ACT PRIA Golden Target Awards speech

Keynote address delivered to the Public Relations Institute of Australia’s ACT Awards for Excellence, 10 September 2010.

Forty years ago I stumbled – in a pub – into public relations.

Back then pubs were pubs, journalists were reporters, reporters were more numerous than PR people, and reporters spent more time in pubs than journalists do today.

I was drinking with Lionel Pugh, a reporter on The Australian newspaper. Having dropped out of university and trying to survive on freelance work I desperately needed a job. Lionel said a public relations company, Eric White Associates, was looking for consultants and suggested I contact an acquaintance of his there.

With almost no knowledge of public relations, beyond the odd contact with someone trying to a place a story in a paper, I got the job on Lionel’s recommendation.

Tonight I’d like to talk a bit about what I learnt over those 40 years about two aspects of PR – the role of political advisers and the role of public relations in government.

First, political advisers – of which I was one for some five years – who are the bane of the lives of everyone in government trying to run effective PR campaigns.

In the US television series, The Sopranos, characters spend much of their time imitating the characters in The Godfather. They strike the same poses and use the same phrases. While this is a case of art imitating art, it appears that life also imitates art among real Mafioso who now have both the films and the television shows as behaviour models.

Something similar has happened in politics with many political staffers addicted to The West Wing. Whether ironically or inadvertently the same imitation of postures and phrases is seeping into the political process just as The Godfather and The Sopranos seeped into the world of the Mafia.

My generation’s preferred political television had been Yes Minister where the sets and settings were minimal and the art was in the words. We broke news stories in the print media knowing that they would be followed up on radio and television the next day or that night.

My life in politics as an activist and political staffer, however, really bridged that transition period in which politics moved from print media and just words to a world in which words and images combined and new West Wing ways of using words developed.

It was epitomised by an experience I had while working with Victorian Opposition Leader, Frank Wilkes in the 1970s.

There had been controversy in South Australia about the Special Branch and we wanted to use that to create a storm about the Victorian counterpart.

Aided by a former Special Branch member who had become an ALP MP we put together a report on why Special Branch should be abolished.

Frank contacted the Premier, Dick Hamer, and offered to meet him and give him a copy of the report before we released it to the media.

We let the media know we were going to see the Premier but didn’t think much more about it. On the day of the appointment we decided to walk out of Parliament House through the car park and across the street to the nearby Premier’s Office.

I was amazed to discover that just about every TV crew, lots of radio people and crowds of newspaper photographers were there to cover the walk.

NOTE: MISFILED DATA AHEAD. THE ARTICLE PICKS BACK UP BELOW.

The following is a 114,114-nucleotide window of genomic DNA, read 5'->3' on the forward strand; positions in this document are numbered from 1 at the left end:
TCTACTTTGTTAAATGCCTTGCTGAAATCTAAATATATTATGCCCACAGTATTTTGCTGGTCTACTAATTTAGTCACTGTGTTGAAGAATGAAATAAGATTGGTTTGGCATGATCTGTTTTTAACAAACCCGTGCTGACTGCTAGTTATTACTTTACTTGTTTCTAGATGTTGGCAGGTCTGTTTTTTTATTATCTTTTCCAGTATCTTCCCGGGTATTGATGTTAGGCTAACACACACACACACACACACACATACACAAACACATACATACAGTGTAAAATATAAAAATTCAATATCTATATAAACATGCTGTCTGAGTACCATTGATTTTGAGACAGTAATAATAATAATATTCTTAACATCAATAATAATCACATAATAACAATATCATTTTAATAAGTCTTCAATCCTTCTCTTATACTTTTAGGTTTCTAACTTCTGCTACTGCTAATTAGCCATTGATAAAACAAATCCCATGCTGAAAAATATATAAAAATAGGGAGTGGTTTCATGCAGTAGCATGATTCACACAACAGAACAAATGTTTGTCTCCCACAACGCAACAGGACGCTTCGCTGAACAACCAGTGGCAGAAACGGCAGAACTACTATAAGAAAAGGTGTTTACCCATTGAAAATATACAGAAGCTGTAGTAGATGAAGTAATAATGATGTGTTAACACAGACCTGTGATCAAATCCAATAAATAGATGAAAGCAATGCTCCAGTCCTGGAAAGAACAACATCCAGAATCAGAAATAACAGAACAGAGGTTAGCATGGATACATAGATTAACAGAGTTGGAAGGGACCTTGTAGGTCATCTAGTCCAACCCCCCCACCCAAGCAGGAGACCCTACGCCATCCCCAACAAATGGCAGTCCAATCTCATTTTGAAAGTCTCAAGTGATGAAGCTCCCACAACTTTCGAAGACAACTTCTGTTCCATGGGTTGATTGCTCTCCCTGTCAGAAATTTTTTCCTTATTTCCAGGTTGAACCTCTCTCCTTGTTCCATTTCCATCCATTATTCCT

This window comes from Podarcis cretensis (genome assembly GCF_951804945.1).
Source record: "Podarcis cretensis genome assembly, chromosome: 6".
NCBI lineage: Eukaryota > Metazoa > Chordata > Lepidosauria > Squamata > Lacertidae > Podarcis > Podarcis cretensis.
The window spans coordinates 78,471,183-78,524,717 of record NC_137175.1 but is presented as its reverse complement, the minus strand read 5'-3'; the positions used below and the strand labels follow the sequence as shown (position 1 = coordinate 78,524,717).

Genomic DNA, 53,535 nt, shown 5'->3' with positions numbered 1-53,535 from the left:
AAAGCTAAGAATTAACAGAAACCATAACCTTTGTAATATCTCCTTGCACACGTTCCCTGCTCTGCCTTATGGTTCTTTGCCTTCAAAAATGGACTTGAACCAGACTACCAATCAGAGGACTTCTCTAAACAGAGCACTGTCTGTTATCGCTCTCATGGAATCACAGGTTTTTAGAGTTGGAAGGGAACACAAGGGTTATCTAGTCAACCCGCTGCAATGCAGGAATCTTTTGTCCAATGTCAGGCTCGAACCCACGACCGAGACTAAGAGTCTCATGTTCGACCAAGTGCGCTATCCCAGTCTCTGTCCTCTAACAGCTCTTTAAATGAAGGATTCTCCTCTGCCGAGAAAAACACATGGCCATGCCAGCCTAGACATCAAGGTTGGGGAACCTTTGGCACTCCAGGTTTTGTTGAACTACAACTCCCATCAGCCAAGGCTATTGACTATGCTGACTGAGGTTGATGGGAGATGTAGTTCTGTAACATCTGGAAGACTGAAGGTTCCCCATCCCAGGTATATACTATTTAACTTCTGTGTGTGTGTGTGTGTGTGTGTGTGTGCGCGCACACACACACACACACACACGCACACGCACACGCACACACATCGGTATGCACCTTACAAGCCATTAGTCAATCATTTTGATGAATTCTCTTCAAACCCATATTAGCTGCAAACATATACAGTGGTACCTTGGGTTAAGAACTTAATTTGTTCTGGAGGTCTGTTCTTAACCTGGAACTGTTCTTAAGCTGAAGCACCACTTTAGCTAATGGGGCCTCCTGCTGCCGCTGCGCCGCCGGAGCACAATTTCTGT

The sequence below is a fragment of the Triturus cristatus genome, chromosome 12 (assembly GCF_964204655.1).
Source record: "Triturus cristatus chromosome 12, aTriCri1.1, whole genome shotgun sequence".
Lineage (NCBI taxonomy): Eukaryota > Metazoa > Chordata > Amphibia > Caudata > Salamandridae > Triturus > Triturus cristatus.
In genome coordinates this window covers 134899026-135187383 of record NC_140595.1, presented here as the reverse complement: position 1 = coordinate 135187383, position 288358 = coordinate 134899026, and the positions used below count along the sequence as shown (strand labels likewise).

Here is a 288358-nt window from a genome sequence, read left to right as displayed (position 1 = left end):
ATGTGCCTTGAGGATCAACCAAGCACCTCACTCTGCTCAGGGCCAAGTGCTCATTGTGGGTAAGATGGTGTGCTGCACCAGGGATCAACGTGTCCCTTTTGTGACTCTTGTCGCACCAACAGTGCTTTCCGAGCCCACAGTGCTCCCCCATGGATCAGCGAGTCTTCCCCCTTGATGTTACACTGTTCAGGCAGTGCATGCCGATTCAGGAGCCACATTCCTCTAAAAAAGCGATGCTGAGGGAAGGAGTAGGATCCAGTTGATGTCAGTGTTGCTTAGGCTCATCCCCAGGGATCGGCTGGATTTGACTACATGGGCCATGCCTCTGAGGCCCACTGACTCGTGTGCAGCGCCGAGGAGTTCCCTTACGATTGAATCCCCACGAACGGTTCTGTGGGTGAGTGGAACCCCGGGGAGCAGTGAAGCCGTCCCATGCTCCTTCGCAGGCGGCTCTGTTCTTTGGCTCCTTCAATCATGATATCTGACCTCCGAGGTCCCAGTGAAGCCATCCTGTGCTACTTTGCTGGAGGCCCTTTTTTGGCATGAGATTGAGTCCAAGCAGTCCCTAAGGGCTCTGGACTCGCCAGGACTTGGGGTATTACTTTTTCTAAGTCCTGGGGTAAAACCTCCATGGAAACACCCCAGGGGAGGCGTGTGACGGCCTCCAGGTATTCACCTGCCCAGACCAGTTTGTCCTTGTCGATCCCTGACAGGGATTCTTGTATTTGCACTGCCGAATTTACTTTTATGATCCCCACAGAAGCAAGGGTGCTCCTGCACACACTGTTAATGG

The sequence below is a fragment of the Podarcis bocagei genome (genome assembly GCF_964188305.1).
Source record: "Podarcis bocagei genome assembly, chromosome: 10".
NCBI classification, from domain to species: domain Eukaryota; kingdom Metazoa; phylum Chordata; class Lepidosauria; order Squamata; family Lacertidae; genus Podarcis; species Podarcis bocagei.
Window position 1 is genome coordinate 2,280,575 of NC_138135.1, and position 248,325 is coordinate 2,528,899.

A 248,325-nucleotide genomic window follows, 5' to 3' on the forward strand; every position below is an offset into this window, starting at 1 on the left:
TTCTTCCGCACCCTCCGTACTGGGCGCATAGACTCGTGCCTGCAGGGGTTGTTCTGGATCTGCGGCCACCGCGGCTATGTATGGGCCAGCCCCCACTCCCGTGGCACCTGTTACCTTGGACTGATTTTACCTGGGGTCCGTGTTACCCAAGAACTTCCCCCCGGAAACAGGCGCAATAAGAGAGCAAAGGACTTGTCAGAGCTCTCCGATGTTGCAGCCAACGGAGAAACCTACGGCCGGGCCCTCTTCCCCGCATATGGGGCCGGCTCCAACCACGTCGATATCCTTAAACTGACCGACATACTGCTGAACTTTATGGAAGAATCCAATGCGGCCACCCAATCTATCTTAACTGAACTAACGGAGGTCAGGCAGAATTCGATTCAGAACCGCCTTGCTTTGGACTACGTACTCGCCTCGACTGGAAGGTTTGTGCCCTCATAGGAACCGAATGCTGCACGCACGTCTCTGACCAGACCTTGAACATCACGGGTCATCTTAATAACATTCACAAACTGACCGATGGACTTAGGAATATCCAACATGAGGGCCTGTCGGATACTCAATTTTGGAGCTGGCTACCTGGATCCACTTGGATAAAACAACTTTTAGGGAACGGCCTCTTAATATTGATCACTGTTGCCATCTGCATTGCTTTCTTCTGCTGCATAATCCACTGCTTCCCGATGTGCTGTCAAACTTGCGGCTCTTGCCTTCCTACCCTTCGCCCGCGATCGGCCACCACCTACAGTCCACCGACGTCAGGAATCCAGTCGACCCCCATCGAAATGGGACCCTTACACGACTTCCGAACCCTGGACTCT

We never got much coverage on the report but we got prime time coverage on the walk and I realised the world was changing. And that the political TV or web image, like Henri Cartier-Bresson’s decisive moment, was beginning to define much of what we think politically

The lesson was useful decades later.

Walking along Treasury Place in Melbourne three of us from the Melbourne International Arts Festival, accidentally came across the Victorian Arts Minister, Mary Delahunty (who had been a wonderful Minister for the Festival), getting out of her car and being interviewed by TV stations about speculation that she would be opposed for pre-selection in her safe seat.

The cameras and car were behind bollards in Treasury Place and it was obvious that once the interview was over the next footage would be of the Minister making a lonely walk into the office where a Cabinet meeting would be held. I immediately rushed over to Mary, and while the cameras were still rolling, gave her a hug, kissed her on the cheek and wished her well.

That night the footage was not of an embattled Minister on a lonely walk but of a Minister being wished good luck by random passers-by. The ‘optics’, as the media minders call them, of the story had been changed even if nothing else had.

Nevertheless, watching many political and media advisers up close since then, my general impression is that many of them they are both over-rated and probably a bit limited in their outlook and performance.

This is probably a good thing for democracy because, as the political scientist, Rodney Tiffen, says “the most heartening feature of political public relations is how often it fails.”

Part of their limitation is probably their narrow focus on the media and their narrow focus on life and their absorption of Press Gallery groupthink.

Media advisers wield great power because they are seen as the arbiters of how to get news coverage or manage coverage.

In some cases this comes from experience but often it is more a matter of attitude than analysis. Michael Gurr’s memoir, Days Like These, tells of his problems with journalists turned political staffers discussing a speech he was writing for Steve Bracks.